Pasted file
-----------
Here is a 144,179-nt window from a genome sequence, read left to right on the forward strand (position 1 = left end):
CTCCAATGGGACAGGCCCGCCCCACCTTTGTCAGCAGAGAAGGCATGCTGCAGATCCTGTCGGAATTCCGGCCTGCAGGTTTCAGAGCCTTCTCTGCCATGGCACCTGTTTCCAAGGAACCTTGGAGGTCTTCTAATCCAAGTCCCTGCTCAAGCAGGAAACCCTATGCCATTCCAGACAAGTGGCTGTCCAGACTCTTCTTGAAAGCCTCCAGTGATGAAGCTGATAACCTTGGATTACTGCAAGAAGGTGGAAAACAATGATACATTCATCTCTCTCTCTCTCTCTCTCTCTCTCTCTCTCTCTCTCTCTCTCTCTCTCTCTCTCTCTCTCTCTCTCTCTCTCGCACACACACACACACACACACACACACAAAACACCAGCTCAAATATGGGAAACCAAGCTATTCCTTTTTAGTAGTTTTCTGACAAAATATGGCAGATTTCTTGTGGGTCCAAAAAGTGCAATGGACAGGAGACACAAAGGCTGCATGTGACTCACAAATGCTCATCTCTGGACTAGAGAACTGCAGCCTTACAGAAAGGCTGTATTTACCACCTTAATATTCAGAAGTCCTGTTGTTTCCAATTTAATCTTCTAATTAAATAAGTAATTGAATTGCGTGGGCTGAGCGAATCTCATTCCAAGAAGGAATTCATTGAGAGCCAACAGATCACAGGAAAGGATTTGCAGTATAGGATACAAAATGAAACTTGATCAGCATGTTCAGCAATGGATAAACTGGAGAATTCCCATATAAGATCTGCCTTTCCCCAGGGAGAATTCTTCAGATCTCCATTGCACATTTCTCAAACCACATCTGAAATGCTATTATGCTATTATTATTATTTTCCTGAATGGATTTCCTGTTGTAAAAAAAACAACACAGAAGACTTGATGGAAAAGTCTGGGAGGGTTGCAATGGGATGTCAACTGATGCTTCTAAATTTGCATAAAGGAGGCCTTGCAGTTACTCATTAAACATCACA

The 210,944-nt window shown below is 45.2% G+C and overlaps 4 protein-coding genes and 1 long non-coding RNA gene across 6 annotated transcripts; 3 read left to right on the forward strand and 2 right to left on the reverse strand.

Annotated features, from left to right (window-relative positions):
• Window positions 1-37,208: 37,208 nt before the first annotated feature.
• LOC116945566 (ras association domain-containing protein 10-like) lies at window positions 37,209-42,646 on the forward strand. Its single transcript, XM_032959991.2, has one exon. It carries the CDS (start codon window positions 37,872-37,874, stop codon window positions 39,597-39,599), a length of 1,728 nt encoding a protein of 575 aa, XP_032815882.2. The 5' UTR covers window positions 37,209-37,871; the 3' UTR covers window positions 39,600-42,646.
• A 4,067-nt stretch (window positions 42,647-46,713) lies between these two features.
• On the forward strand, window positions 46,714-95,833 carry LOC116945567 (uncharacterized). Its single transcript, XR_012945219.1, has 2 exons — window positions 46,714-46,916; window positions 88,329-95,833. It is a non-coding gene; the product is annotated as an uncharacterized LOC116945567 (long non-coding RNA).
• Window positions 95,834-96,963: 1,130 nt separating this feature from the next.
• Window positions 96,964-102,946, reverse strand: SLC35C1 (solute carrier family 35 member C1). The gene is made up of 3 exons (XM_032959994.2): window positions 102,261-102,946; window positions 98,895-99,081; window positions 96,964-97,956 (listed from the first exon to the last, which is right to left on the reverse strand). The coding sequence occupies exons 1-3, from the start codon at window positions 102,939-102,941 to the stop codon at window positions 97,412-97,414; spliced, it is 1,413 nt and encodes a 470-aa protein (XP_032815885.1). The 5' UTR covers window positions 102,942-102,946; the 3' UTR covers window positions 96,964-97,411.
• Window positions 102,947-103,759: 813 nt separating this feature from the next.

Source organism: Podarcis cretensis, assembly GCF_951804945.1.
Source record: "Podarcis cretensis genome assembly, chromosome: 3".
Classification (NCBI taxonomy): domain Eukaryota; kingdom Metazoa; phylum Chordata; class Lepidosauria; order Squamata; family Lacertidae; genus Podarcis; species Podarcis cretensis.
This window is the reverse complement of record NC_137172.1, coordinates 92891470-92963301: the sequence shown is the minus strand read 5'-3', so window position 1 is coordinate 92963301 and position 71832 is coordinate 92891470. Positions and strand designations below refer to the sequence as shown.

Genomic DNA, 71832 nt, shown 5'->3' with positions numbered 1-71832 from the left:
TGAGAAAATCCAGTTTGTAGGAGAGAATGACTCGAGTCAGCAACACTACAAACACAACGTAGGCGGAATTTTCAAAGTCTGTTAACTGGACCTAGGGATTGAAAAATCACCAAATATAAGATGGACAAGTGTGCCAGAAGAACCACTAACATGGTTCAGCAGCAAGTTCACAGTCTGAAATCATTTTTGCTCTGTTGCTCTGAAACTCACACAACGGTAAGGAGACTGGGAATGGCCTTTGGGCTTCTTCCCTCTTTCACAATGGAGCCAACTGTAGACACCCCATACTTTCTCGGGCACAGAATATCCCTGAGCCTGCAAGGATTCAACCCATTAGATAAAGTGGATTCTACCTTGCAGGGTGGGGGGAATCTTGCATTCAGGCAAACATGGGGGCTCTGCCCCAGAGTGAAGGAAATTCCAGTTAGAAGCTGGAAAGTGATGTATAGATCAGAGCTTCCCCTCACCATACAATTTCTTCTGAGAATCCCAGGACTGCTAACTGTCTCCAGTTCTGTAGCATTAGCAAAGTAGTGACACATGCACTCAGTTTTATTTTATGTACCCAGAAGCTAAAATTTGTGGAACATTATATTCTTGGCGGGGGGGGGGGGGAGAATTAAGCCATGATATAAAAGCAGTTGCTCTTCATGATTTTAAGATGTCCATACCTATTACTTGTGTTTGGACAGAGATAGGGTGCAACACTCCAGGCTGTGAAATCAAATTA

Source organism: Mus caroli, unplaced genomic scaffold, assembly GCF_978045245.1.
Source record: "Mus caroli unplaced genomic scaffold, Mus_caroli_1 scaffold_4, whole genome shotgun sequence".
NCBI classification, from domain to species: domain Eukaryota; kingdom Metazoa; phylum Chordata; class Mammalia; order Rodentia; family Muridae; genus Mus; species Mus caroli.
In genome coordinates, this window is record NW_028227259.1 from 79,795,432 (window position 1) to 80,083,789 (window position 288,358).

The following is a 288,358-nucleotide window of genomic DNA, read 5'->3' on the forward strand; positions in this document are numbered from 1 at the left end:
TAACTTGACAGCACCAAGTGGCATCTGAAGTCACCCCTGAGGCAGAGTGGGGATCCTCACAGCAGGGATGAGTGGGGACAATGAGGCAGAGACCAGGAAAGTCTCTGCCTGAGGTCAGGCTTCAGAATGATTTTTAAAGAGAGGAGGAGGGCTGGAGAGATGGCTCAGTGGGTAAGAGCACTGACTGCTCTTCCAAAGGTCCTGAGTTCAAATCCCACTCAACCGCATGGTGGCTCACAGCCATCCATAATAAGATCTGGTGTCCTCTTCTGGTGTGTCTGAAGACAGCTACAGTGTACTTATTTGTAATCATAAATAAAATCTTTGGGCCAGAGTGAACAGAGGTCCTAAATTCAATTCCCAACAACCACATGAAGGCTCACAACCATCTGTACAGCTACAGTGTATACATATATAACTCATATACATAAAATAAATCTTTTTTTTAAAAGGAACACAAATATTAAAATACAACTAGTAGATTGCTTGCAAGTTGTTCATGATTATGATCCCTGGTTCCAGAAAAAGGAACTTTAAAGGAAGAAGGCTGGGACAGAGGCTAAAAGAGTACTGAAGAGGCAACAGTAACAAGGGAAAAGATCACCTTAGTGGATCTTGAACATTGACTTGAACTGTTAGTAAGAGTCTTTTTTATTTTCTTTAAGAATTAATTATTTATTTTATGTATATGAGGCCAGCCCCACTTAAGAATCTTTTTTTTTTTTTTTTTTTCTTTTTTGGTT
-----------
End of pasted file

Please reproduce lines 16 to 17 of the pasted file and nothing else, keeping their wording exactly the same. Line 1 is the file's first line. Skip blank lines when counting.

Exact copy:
Genomic DNA, 71832 nt, shown 5'->3' with positions numbered 1-71832 from the left:
TGAGAAAATCCAGTTTGTAGGAGAGAATGACTCGAGTCAGCAACACTACAAACACAACGTAGGCGGAATTTTCAAAGTCTGTTAACTGGACCTAGGGATTGAAAAATCACCAAATATAAGATGGACAAGTGTGCCAGAAGAACCACTAACATGGTTCAGCAGCAAGTTCACAGTCTGAAATCATTTTTGCTCTGTTGCTCTGAAACTCACACAACGGTAAGGAGACTGGGAATGGCCTTTGGGCTTCTTCCCTCTTTCACAATGGAGCCAACTGTAGACACCCCATACTTTCTCGGGCACAGAATATCCCTGAGCCTGCAAGGATTCAACCCATTAGATAAAGTGGATTCTACCTTGCAGGGTGGGGGGAATCTTGCATTCAGGCAAACATGGGGGCTCTGCCCCAGAGTGAAGGAAATTCCAGTTAGAAGCTGGAAAGTGATGTATAGATCAGAGCTTCCCCTCACCATACAATTTCTTCTGAGAATCCCAGGACTGCTAACTGTCTCCAGTTCTGTAGCATTAGCAAAGTAGTGACACATGCACTCAGTTTTATTTTATGTACCCAGAAGCTAAAATTTGTGGAACATTATATTCTTGGCGGGGGGGGGGGGGAGAATTAAGCCATGATATAAAAGCAGTTGCTCTTCATGATTTTAAGATGTCCATACCTATTACTTGTGTTTGGACAGAGATAGGGTGCAACACTCCAGGCTGTGAAATCAAATTA